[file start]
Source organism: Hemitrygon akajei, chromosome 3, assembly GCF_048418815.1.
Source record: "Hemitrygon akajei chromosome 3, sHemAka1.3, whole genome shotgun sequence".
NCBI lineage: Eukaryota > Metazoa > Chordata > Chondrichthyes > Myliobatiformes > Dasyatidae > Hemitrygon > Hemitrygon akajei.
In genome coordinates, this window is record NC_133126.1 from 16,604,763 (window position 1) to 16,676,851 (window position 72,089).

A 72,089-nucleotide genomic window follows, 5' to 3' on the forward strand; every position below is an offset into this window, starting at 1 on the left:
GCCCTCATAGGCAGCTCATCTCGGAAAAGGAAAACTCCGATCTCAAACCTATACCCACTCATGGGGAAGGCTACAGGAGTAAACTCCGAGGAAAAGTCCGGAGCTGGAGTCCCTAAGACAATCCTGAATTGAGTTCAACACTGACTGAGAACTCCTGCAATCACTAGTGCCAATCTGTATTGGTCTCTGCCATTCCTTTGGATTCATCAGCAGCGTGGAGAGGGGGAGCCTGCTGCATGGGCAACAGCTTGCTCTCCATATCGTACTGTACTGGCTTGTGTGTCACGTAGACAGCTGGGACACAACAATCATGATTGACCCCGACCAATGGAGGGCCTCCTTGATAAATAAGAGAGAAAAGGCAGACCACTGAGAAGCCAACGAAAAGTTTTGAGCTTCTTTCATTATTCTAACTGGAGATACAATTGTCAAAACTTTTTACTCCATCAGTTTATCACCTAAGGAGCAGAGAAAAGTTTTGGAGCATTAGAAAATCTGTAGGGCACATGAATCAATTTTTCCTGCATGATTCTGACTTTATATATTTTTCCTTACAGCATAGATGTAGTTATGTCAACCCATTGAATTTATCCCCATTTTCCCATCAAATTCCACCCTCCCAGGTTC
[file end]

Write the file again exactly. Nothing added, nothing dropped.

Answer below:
Source organism: Hemitrygon akajei, chromosome 3, assembly GCF_048418815.1.
Source record: "Hemitrygon akajei chromosome 3, sHemAka1.3, whole genome shotgun sequence".
NCBI lineage: Eukaryota > Metazoa > Chordata > Chondrichthyes > Myliobatiformes > Dasyatidae > Hemitrygon > Hemitrygon akajei.
In genome coordinates, this window is record NC_133126.1 from 16,604,763 (window position 1) to 16,676,851 (window position 72,089).

A 72,089-nucleotide genomic window follows, 5' to 3' on the forward strand; every position below is an offset into this window, starting at 1 on the left:
GCCCTCATAGGCAGCTCATCTCGGAAAAGGAAAACTCCGATCTCAAACCTATACCCACTCATGGGGAAGGCTACAGGAGTAAACTCCGAGGAAAAGTCCGGAGCTGGAGTCCCTAAGACAATCCTGAATTGAGTTCAACACTGACTGAGAACTCCTGCAATCACTAGTGCCAATCTGTATTGGTCTCTGCCATTCCTTTGGATTCATCAGCAGCGTGGAGAGGGGGAGCCTGCTGCATGGGCAACAGCTTGCTCTCCATATCGTACTGTACTGGCTTGTGTGTCACGTAGACAGCTGGGACACAACAATCATGATTGACCCCGACCAATGGAGGGCCTCCTTGATAAATAAGAGAGAAAAGGCAGACCACTGAGAAGCCAACGAAAAGTTTTGAGCTTCTTTCATTATTCTAACTGGAGATACAATTGTCAAAACTTTTTACTCCATCAGTTTATCACCTAAGGAGCAGAGAAAAGTTTTGGAGCATTAGAAAATCTGTAGGGCACATGAATCAATTTTTCCTGCATGATTCTGACTTTATATATTTTTCCTTACAGCATAGATGTAGTTATGTCAACCCATTGAATTTATCCCCATTTTCCCATCAAATTCCACCCTCCCAGGTTC